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No. 05-2134

(D.C. No. CR-04-2342 JH)

(New Mexico)


Before MURPHY, SEYMOUR, and McCONNELL, Circuit Judges.

Jorge Aguirre-Salazar pled guilty to illegal reentry following deportation for an aggravated felony conviction in violation of 8 U.S.C. §§ 1326(a)(1)-(2) and (b)(2). He was sentenced to 46 months in prison and filed this timely appeal.(1) Mr. Aguirre's counsel filed an Anders brief and moved to withdraw as counsel. See Anders v. California, 386 U.S. 738 (1967). Mr. Aguirre filed a one-page response to the Anders brief, and the government declined to submit a brief. Because we conclude that Mr. Aguirre's claims are frivolous, we dismiss his appeal and grant counsel's motion to withdraw.

Pursuant to Mr. Aguirre's plea agreement, the government agreed to recommend a two-level reduction for acceptance of responsibility, resulting in a total offense level of 19. The government also agreed to recommend a sentence at the low end of the applicable sentencing guidelines range as calculated by the presentence report (PSR) and to refrain from seeking an enhancement. Mr. Aguirre waived his right to appeal his sentence "except to the extent, if any, that the Court may depart upwards from the applicable sentencing guideline range as determined by the Court." Rec., vol. I, doc. 14 at ¶ 10. He also waived all collateral attacks on his conviction, except on the issue of ineffective assistance of counsel. Id.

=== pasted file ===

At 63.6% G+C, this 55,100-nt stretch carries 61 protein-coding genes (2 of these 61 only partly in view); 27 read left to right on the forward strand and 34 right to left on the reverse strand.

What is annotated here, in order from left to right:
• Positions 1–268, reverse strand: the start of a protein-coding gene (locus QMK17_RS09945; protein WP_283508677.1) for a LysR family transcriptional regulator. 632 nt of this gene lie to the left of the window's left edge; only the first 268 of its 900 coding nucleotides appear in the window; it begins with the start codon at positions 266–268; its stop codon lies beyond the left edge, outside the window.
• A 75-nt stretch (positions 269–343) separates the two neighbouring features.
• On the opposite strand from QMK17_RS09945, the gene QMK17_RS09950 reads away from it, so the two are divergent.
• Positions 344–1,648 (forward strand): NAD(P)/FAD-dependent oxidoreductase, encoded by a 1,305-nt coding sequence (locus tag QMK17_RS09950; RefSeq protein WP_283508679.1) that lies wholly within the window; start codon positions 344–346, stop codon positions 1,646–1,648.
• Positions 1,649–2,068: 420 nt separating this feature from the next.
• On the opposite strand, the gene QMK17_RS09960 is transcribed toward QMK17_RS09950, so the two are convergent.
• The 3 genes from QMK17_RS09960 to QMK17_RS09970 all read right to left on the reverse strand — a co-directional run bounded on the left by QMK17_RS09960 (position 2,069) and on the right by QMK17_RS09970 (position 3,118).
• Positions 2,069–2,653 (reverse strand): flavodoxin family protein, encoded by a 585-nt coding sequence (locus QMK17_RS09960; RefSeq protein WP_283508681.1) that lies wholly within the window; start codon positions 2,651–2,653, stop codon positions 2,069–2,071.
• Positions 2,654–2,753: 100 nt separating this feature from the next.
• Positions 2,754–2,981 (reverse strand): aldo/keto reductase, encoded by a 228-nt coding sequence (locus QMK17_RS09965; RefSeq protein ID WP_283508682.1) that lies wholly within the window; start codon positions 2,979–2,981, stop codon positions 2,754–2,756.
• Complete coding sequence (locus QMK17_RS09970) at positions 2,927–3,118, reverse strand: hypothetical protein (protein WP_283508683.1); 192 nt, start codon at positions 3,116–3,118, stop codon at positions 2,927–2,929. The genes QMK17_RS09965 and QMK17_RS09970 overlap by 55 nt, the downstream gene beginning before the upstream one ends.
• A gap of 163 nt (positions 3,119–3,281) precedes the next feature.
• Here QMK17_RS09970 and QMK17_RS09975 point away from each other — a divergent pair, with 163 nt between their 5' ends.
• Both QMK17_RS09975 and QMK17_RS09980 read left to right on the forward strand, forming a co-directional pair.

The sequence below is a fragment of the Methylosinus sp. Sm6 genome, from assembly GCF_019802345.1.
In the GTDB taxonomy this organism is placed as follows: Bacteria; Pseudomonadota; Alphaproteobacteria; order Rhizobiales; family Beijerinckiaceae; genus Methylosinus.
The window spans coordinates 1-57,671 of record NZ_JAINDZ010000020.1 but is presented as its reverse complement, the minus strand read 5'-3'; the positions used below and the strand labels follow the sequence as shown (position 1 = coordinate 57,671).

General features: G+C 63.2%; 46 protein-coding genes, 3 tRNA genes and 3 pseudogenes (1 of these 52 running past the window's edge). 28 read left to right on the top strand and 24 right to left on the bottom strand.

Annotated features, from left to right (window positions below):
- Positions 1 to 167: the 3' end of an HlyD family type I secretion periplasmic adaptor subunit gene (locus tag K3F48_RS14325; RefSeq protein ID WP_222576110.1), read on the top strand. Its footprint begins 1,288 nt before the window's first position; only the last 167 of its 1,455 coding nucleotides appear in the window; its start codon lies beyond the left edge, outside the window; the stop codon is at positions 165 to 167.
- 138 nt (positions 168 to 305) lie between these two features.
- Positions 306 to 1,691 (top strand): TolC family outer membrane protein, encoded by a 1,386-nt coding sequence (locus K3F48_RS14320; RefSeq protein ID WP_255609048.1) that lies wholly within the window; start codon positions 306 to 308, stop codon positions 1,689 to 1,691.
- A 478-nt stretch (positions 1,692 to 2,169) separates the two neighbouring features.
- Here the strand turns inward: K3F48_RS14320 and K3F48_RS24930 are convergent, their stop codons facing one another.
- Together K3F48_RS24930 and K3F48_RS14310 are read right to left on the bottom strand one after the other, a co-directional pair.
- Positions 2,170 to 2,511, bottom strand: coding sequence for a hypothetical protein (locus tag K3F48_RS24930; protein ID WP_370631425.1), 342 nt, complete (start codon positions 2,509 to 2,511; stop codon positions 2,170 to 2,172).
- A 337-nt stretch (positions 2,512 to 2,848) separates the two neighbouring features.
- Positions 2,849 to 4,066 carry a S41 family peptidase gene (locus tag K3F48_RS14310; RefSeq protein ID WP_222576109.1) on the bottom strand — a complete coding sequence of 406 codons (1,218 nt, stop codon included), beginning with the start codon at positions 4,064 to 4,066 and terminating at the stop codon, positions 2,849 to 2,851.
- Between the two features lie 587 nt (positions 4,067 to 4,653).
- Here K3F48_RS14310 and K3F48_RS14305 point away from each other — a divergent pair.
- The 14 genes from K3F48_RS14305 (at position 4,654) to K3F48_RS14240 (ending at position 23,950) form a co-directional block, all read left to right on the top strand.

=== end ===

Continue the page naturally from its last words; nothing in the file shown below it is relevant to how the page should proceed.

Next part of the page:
The district court reviewed the plea agreement with Mr. Aguirre, inquiring among other things as to whether he understood that the court had the authority to depart from the sentence recommended in the agreement. Rec., vol. III at 6-7. Mr. Aguirre responded in the affirmative. The court accepted the plea after finding Mr. Aguirre was "fully competent and capable" of giving an informed plea and was "aware of the nature of the charges and the consequences of the plea." Id. at 9. The court then accepted the plea.

At his sentencing hearing, Mr. Aguirre made no objections to the PSR. The court adopted the PSR's findings and sentencing calculations. After adopting the plea agreement's recommendation that Mr. Aguirre be given a two-level reduction for acceptance of responsibility, the court determined that the total offense level of 19, combined with a criminal history category of IV, yielded a sentencing range of 46 to 57 months. The court sentenced Mr. Aguirre to 46 months.

In his Anders brief, counsel asserts he "conscientiously reviewed the transcripts and record on appeal." Anders Br. at 2, 6, 9. He states that "[b]ecause Mr. Aguirre's [conviction] is the result of his own confession or plea . . . , and the record contains no challenge to the voluntariness of the plea, there are no sufficiency of the evidence issues presented for appeal." Id. at 10-11. Counsel notes that Mr. Aguirre's plea agreement stipulated to the application of the sentencing guidelines to his case and called for a total offense level of 19 with the understanding that the government would recommend a sentence at the low end of the applicable guideline range. Id. at 2-3, 6-7. Counsel points out that Mr. Aguirre made no objections to the PSR's findings and that the district court "honored all of the stipulations" and recommendations contained in the plea agreement. Id. at 3-4, 7-8, 10. Accordingly, counsel maintains "there [are] no sentencing issues presented by the record," id. at 11, even under plain error review. Id. at 12-13. The only other possible appealable issue is whether Mr. Aguirre received effective assistance of counsel, he says, but asserts the record does not reveal any "per se evidence of inadequate, ineffective assistance of counsel." Id. at 12. Finally, counsel states that, as part of the plea agreement, Mr. Aguirre waived his right to appeal his sentence. Id. at 1, 6, 7-8, 10, 13-16.